We were given a job to stop the 95th Panzer Division^ from coming up from the south of France. And we were to go and take out a bridge. And when we were going in, over Caen, the wing commander* was hit with flak, and said he was going down. And I was next in command, so I had to take over and take the boys down to bomb this bridge. So we lined up the bridge, and we made our pass, and, as the leader of the squadron, I thought I had better fly more or less straight — which was a big mistake — to allow the boys to form up in battle formation for coming back out and back to England. And I got hit with flak myself. And I looked around, and here was smoke coming out of both sides. So I immediately thought I was going to blow up, so I switched the engines off and was preparing to bail out. And I looked down and I thought, “Oh, I can land on the beach, down there on the beach.” It was empty. By that time I had fairly good altitude — when you’re dive bombing, you do get a lot of momentum going down, so you can climb up high. And I looked down, and I see the beach, all right, but then I was attracted to a nice strip. And it looked awful inviting. So I circled down, I had no engine, I was dead stick [complete loss of power], circled around and put the wheels down, and landed on this airstrip. And my goodness, the dust. And, of course, the dust just invited German shelling again. And I was wondering what the boys were doing, what they were building, blowing up things. But here it was German shells. And they hollered at me to “Get out of there! Get down here with us!” And they were down in trenches. So I just meandered out of the aircraft. I was so shaky. Got down the hole with the boys, and the shelling stopped, and I …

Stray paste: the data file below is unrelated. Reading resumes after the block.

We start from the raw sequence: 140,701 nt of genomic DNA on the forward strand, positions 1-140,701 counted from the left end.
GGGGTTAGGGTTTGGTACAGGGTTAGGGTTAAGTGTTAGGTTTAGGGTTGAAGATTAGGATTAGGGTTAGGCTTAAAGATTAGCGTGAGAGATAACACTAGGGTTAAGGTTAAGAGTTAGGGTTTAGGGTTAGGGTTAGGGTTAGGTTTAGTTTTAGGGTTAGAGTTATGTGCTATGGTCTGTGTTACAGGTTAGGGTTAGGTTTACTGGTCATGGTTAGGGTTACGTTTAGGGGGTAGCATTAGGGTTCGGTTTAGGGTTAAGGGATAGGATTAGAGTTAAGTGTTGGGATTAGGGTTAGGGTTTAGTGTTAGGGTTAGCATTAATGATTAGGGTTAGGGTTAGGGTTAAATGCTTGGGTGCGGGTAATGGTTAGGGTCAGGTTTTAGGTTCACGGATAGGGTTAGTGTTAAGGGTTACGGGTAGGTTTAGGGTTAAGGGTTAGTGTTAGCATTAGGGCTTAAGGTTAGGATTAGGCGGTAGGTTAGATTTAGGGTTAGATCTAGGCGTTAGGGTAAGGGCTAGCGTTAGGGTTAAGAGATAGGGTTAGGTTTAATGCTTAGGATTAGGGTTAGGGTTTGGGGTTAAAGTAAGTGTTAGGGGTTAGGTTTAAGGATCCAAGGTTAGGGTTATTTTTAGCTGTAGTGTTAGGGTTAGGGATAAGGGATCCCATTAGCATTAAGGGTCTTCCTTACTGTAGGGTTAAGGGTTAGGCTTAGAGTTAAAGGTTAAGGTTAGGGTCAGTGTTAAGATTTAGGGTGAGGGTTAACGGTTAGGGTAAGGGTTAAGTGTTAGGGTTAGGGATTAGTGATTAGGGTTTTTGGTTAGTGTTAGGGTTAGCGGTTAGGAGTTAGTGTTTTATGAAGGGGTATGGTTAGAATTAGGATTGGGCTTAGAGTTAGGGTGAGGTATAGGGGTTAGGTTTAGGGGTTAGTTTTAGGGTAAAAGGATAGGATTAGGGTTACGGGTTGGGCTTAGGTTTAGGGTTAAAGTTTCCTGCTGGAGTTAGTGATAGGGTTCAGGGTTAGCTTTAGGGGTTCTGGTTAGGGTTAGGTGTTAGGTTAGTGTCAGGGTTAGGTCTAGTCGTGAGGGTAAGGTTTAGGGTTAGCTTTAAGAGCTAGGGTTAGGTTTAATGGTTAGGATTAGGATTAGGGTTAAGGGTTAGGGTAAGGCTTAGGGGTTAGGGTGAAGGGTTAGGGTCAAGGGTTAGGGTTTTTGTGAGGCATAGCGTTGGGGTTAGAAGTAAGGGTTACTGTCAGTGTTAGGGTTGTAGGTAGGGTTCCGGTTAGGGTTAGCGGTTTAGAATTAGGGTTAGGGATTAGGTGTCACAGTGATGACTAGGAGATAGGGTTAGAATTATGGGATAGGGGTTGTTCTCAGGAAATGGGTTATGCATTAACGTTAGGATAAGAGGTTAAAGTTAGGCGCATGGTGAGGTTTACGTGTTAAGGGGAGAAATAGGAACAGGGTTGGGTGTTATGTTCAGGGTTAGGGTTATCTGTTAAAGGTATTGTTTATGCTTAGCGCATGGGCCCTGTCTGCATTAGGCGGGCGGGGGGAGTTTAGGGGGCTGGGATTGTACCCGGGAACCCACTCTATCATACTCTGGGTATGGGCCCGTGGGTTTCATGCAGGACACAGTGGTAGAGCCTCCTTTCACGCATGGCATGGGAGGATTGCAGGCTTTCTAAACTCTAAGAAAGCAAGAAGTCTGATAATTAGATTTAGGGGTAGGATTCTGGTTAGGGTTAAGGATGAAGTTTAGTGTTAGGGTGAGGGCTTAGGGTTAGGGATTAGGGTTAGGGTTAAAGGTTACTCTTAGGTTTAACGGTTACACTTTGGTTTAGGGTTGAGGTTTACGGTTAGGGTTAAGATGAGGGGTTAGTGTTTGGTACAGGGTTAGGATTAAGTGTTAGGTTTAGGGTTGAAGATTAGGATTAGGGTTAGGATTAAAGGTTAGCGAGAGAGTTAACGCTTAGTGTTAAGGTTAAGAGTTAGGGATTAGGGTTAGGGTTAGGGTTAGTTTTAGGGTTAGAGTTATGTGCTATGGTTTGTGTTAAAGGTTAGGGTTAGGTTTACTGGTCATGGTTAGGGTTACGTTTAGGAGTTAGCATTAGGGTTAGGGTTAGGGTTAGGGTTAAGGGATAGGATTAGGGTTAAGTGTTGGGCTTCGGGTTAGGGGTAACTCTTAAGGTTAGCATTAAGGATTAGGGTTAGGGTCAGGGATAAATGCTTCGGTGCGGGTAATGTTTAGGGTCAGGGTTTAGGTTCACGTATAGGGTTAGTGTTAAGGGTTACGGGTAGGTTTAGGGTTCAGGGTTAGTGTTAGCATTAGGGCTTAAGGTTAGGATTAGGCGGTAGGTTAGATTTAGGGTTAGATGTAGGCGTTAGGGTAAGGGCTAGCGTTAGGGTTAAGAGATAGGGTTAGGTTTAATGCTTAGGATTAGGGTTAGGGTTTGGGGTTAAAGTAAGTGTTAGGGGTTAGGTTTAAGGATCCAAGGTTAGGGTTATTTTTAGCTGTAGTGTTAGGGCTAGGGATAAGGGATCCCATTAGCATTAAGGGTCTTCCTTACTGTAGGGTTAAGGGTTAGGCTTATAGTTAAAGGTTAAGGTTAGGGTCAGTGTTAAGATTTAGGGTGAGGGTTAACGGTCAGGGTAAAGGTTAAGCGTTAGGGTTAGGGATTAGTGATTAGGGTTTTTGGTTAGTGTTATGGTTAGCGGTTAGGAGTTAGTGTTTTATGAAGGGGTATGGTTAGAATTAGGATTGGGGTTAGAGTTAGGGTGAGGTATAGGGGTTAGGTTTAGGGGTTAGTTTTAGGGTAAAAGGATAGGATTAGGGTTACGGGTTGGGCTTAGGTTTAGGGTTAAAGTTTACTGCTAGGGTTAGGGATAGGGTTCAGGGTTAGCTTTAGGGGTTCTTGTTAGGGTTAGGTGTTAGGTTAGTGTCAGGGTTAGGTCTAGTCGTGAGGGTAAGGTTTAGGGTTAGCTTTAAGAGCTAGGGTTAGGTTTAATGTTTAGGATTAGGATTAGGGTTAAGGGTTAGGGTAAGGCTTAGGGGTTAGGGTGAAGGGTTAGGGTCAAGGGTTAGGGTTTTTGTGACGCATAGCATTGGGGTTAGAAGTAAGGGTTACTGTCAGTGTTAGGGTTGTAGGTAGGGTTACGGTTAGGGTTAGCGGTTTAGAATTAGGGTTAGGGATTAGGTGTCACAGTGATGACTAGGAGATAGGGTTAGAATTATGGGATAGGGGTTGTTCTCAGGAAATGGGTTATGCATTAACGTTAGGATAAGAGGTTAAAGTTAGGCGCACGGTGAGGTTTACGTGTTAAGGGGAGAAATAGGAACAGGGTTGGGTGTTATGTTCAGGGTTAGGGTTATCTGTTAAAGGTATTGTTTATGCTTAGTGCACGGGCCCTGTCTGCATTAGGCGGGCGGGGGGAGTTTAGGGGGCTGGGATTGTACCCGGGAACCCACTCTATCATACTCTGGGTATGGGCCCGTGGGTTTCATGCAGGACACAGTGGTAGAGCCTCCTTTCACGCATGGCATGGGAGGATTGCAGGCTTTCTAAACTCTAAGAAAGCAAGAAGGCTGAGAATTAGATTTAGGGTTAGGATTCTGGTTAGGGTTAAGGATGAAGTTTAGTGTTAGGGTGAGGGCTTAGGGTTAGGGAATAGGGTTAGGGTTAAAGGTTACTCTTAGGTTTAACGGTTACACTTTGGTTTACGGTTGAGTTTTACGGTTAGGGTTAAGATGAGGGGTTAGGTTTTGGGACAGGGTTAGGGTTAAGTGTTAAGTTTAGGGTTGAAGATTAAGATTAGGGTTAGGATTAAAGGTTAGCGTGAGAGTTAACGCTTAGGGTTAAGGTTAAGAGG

I had to get back to England, and the only way to get back was to go back by boat. And while I was talking to the CO [commanding officer] of the unit, this army unit, I went back to my aircraft to get some of my belongings, maps and things, and I encountered a guy, come up to me and said, “Sir?” He says, “We’re [RAF] servicing commandos,** and we think we can fix that aircraft of yours, patch it up anyway.” And I said, “Oh,” I says, “Oh, I bet there’s no… It must be empty of gas, and…” “Oh, we’ve got everything we need.” And so all afternoon we patched holes in the rudder and the tail, and the wings, and we cut off the two gas tanks that were, had holes in them, and filled up the two good gas tanks. And about dusk that evening I took off for England, and I wasn’t long getting back. And I didn’t have much time to circle in the circuit. I went straight in, and landed. And very happy to get home. [laughs]
^Could be referring to the 95th Infantry Division (Wehrmacht) or the 95th Infantry Division in the US army.
The wing commander is a commissioned rank between squadron leader and group captain.
** Servicing commandos were Royal Air Force units that accompanied invading Allied forces to make German airfields operational, or to prepare airfields built by the army ready for landings.